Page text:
Abstract: Despite extensive research, secure outsourcing remains an open challenge. This tutorial focuses on recent advances in secure cloud-based data outsourcing based on cryptographic (encryption, secret-sharing, and multi-party computation (MPC)) and hardware-based approaches. We highlight the strengths and weaknesses of state-of-the-art techniques, and conclude that no single approach is likely to emerge as a silver bullet. Thus the key is to merge different hardware and software techniques to work in conjunction using partitioned computing wherein a computation is split across different cryptographic techniques carefully, so as not to compromise security. We highlight some recent work in that direction.
Shantanu Sharma Shantanu Sharma received his Ph.D. degree in Computer Science in 2016 from Ben-Gurion University, Israel. He ob- tained his Master of Technology (M.Tech.) degree in Computer Science from National Institute of Technology, Kurukshetra, India, in 2011. He was awarded a gold medal for the first position in his M.Tech. degree. Currently, he is pursuing his Post Doc at the University of California, Irvine, USA, assisted by Prof. Sharad Mehrotra.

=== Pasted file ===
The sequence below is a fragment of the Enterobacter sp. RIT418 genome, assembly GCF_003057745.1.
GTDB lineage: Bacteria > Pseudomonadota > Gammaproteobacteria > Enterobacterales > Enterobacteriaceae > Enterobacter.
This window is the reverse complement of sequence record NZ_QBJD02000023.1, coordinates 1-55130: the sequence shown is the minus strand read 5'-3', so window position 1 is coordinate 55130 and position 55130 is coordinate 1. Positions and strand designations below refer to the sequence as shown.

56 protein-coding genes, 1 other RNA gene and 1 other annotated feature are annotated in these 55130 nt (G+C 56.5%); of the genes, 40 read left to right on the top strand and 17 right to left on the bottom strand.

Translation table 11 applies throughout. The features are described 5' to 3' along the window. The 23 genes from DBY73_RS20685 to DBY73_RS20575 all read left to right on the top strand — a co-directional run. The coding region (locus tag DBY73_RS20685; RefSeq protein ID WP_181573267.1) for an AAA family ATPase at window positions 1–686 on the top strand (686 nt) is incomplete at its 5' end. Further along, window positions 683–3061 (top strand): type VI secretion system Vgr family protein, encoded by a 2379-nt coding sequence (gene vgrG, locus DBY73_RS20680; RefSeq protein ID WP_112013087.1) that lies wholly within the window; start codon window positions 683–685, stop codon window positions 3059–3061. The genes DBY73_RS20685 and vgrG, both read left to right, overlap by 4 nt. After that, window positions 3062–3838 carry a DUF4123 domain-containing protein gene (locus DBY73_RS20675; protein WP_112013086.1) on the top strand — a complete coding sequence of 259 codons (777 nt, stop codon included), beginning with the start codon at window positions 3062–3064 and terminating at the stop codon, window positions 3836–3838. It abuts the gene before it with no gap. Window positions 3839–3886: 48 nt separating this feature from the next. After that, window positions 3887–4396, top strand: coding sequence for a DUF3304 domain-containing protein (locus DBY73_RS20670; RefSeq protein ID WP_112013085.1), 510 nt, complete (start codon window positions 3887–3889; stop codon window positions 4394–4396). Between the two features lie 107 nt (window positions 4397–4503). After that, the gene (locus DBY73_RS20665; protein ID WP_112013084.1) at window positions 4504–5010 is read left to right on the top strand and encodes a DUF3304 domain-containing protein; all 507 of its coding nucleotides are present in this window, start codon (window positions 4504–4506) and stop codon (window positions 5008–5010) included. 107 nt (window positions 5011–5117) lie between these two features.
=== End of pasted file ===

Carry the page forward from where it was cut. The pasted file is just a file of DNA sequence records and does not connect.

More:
Anton Burtsev Anton Burtsev received the PhD degree in computer science from the University of Utah, in 2013. He is currently an Assistant Adjunct Professor in the Department of Computer Science, University of California, Irvine. Previously, he was a Research Assistant Professor at the University of Utah.
Sharad Mehrotra Sharad Mehrotra received the PhD degree in computer science from the University of Texas, Austin, in 1993. He is currently a professor in the Department of Computer Science, University of California, Irvine. Previously, he was a professor with the University of Illinois at Urbana Champaign. He has received numerous awards and honors, including the 2011 SIGMOD Best Paper Award, 2007 DASFAA Best Paper Award, SIGMOD test of time award, 2012, DASFAA ten year best paper awards for 2013 and 2014, 1998 CAREER Award from the US National Science Foundation (NSF), and ACM ICMR best paper award for 2013.
Cuneyt G Akcora (University of Manitoba)* & Yulia Gel (The University of Texas at Dallas) & Murat Kantarcioglu ((The University of Texas at Dallas)